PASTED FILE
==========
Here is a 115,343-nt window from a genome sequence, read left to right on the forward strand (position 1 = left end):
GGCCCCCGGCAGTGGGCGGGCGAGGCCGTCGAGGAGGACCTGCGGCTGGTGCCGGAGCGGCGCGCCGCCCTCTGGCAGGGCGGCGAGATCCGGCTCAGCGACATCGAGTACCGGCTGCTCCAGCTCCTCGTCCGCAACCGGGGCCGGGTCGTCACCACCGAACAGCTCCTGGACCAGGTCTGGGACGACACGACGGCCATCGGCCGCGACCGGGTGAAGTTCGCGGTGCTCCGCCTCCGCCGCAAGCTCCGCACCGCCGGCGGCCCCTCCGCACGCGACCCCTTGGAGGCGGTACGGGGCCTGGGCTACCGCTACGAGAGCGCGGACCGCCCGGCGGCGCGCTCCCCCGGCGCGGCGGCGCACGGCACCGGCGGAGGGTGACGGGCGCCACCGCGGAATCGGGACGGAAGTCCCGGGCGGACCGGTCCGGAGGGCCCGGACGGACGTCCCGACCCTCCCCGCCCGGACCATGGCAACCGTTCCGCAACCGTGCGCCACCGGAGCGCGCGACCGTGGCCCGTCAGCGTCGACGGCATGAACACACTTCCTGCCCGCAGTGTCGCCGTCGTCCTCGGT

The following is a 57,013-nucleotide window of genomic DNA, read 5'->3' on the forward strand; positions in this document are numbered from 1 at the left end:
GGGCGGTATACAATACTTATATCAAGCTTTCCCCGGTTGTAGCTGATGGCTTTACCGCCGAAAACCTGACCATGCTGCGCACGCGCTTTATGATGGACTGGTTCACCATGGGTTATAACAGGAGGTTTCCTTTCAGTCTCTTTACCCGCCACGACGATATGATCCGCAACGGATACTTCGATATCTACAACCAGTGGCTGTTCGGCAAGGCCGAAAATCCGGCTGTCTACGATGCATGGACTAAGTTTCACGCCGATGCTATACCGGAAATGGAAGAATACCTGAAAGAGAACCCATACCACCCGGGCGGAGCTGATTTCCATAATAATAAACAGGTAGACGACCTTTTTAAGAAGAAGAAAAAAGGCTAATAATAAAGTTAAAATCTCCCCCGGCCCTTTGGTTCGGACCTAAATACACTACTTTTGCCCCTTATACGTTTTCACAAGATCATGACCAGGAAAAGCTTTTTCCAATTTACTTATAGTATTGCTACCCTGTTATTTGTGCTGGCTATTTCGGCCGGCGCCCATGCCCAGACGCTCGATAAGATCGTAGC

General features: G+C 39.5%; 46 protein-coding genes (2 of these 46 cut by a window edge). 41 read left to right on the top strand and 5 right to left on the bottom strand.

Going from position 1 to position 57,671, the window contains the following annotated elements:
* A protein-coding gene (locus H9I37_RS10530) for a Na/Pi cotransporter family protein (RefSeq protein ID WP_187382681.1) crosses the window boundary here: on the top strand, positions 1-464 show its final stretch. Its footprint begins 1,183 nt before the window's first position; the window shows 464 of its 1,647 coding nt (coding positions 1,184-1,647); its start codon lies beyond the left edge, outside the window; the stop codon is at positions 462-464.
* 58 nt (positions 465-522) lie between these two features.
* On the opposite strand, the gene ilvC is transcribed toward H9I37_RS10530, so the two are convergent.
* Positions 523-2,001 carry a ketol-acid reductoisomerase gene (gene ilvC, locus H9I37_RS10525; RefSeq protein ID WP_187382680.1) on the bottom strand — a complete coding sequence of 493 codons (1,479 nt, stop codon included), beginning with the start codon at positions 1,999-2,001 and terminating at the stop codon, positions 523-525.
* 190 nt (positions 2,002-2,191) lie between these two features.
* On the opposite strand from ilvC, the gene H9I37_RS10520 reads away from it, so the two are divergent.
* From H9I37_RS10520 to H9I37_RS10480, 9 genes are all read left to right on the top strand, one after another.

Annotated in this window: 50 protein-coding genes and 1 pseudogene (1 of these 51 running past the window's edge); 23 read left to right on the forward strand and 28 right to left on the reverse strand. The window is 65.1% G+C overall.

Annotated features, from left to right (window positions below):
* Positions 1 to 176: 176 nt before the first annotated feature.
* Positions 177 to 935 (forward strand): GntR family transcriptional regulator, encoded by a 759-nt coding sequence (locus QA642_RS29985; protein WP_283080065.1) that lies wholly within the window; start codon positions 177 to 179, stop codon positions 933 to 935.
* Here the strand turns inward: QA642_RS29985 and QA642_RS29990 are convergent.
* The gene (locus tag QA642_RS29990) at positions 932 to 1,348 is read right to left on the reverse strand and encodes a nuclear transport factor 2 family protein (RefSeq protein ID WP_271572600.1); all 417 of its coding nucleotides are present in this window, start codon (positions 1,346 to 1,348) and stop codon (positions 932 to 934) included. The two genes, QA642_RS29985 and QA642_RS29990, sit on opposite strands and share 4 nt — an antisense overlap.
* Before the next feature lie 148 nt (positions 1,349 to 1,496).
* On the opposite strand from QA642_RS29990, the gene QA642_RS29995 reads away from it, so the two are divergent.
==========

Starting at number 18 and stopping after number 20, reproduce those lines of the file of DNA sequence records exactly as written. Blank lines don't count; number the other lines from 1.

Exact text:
* Here the strand turns inward: QA642_RS29985 and QA642_RS29990 are convergent.
* The gene (locus tag QA642_RS29990) at positions 932 to 1,348 is read right to left on the reverse strand and encodes a nuclear transport factor 2 family protein (RefSeq protein ID WP_271572600.1); all 417 of its coding nucleotides are present in this window, start codon (positions 1,346 to 1,348) and stop codon (positions 932 to 934) included. The two genes, QA642_RS29985 and QA642_RS29990, sit on opposite strands and share 4 nt — an antisense overlap.
* Before the next feature lie 148 nt (positions 1,349 to 1,496).